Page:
Florida lawmakers push for more suicide prevention among veterans

TAMPA, Fla. – John Fischetti is a Special Forces Sergeant Major and served in the military for 25 years.

“I lost a lot of friends. I was shot 5 times, blew up several times,” Fischetti said.

Fischetti says the trauma left him struggling physically, emotionally and mentally, and that he was suicidal.

“I didn’t have the tools to deal with the emotions I was dealing with or the lack of emotions I was dealing with. It hit me pretty hard and I started pulling everyone in my life away from me” , said Fischetti.

And he is not alone in this feeling. In 2019, 600 veterans died by suicide in Florida alone.

“Tampa Bay has one of the largest veteran populations in the state, if not the nation, and we should be very proud of that, but we should also be a national leader in addressing the issues we face. are facing,” said Danny Burgess, Florida. State Senator (R-20).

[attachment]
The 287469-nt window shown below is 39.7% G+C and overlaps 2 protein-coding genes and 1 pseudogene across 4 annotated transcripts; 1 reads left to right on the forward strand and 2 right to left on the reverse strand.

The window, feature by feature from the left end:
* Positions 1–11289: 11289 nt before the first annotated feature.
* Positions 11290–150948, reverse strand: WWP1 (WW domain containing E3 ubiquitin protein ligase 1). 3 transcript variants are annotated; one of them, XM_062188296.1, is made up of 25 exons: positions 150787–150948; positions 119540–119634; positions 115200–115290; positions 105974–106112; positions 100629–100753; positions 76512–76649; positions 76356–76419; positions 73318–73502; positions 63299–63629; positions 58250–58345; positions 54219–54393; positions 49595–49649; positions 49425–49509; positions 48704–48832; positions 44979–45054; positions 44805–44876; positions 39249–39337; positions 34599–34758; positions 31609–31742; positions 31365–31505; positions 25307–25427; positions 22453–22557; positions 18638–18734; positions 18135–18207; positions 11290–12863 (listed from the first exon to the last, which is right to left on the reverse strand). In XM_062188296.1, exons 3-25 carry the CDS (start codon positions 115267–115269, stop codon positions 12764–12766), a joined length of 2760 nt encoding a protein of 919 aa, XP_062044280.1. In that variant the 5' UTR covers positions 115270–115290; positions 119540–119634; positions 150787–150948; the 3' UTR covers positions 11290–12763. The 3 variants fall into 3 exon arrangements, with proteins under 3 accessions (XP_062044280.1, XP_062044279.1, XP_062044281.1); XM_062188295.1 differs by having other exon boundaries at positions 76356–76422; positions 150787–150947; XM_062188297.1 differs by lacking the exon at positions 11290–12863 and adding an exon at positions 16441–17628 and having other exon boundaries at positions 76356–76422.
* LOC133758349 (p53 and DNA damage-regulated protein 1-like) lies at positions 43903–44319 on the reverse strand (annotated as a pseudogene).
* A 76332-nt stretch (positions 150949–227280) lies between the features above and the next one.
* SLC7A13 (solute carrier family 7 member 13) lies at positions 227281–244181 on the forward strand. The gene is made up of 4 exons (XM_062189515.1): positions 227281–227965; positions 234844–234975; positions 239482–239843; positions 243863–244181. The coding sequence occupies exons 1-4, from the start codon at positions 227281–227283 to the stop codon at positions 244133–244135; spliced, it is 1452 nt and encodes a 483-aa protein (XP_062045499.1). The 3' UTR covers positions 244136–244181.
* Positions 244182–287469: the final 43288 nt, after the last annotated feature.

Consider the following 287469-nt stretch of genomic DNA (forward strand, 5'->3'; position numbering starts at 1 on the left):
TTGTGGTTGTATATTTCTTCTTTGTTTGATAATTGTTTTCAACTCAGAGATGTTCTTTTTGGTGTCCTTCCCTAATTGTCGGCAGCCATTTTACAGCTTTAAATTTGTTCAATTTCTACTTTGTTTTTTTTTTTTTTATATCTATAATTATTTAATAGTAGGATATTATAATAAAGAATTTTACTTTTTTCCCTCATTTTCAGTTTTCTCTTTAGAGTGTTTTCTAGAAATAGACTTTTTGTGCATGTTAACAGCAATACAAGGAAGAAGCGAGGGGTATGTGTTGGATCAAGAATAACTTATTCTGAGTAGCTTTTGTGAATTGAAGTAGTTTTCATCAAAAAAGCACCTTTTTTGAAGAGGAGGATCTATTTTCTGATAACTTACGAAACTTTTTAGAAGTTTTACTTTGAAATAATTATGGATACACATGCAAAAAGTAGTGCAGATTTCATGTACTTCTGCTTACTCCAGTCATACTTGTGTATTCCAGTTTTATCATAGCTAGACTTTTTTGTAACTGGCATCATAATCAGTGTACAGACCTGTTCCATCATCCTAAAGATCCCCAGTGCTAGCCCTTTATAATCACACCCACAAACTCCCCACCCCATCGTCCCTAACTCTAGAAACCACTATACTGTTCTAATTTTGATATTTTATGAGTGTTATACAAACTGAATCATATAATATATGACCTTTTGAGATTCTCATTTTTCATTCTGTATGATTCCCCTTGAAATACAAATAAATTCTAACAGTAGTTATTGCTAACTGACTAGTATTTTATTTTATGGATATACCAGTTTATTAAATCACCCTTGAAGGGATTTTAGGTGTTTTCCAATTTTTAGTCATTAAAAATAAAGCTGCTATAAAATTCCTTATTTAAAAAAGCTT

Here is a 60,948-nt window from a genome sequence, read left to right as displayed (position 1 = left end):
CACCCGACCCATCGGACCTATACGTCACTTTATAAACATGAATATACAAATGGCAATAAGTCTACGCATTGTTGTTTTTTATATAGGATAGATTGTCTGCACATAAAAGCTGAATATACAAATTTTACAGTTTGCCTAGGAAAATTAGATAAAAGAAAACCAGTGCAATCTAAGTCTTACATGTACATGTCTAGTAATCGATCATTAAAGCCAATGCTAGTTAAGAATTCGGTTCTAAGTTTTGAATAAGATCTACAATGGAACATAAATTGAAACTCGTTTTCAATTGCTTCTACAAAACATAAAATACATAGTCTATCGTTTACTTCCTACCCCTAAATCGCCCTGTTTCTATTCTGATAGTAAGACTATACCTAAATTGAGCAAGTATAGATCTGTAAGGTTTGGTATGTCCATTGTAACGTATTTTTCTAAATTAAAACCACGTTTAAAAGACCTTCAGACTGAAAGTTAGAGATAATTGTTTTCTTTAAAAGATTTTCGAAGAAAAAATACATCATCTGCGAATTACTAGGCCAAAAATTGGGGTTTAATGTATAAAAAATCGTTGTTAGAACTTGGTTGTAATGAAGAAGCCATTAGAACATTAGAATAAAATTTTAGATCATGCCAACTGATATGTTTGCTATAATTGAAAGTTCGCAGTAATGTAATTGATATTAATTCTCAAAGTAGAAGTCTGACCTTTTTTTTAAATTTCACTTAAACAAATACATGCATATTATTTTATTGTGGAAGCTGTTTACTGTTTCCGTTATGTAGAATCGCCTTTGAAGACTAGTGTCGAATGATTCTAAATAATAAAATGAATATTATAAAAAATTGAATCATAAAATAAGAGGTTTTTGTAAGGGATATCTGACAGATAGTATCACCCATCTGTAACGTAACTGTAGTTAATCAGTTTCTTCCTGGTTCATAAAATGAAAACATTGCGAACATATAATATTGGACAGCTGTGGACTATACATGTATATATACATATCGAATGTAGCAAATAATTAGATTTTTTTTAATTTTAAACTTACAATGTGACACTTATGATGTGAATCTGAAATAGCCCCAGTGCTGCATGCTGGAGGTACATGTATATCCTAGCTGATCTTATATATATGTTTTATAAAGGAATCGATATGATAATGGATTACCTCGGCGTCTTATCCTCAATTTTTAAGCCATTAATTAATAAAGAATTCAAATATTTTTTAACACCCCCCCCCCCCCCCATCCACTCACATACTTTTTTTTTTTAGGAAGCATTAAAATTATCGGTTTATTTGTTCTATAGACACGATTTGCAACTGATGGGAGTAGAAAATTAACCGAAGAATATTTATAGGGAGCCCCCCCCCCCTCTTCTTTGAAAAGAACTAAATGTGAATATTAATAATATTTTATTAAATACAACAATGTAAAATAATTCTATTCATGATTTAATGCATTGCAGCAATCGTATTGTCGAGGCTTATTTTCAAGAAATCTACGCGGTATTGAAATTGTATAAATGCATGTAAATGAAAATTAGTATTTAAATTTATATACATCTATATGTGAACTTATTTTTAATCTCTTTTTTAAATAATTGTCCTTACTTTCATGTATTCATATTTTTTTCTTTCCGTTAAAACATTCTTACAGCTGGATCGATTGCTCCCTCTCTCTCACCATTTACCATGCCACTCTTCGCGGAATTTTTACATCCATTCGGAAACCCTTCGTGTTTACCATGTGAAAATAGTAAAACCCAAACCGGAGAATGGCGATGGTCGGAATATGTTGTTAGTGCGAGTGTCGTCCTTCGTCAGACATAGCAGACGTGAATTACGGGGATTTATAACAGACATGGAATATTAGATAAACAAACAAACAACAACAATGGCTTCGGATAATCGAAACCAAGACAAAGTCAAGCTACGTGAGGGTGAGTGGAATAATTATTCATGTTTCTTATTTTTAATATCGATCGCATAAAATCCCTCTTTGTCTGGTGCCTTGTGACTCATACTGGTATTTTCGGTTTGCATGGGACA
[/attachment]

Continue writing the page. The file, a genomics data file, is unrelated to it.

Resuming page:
Burgess helps with two big pushes. One of them, SB 1712, will fund the VA to create a pilot suicide prevention program to train those who process veterans’ benefit claims to recognize veterans in distress and offer counseling in case of crisis.

The other is the SM302 “Recognizing Veterans Suicide” memorial that the Florida Legislature sent to Congress asking it to fully fund suicide prevention efforts.

Better funding would help more vets gain access to programs like SOF Missions, a Tampa Bay-area organization for veterans and active military personnel focusing on holistic treatment of mind, body, and spirit. ‘spirit.

“We provide psychological, physical, social and spiritual care. Warriors come to us for an intensive week and then provide up to a year with our top-notch, industry-leading providers,” Damon said. Friedman with the SOF missions.

SOF is a program that Fischetti says helped save his life.

People need to know he exists because if I hadn’t accidentally met him, I might not be here today,” Fischetti said.

For more information on SOF missions, visit: sofmissions.org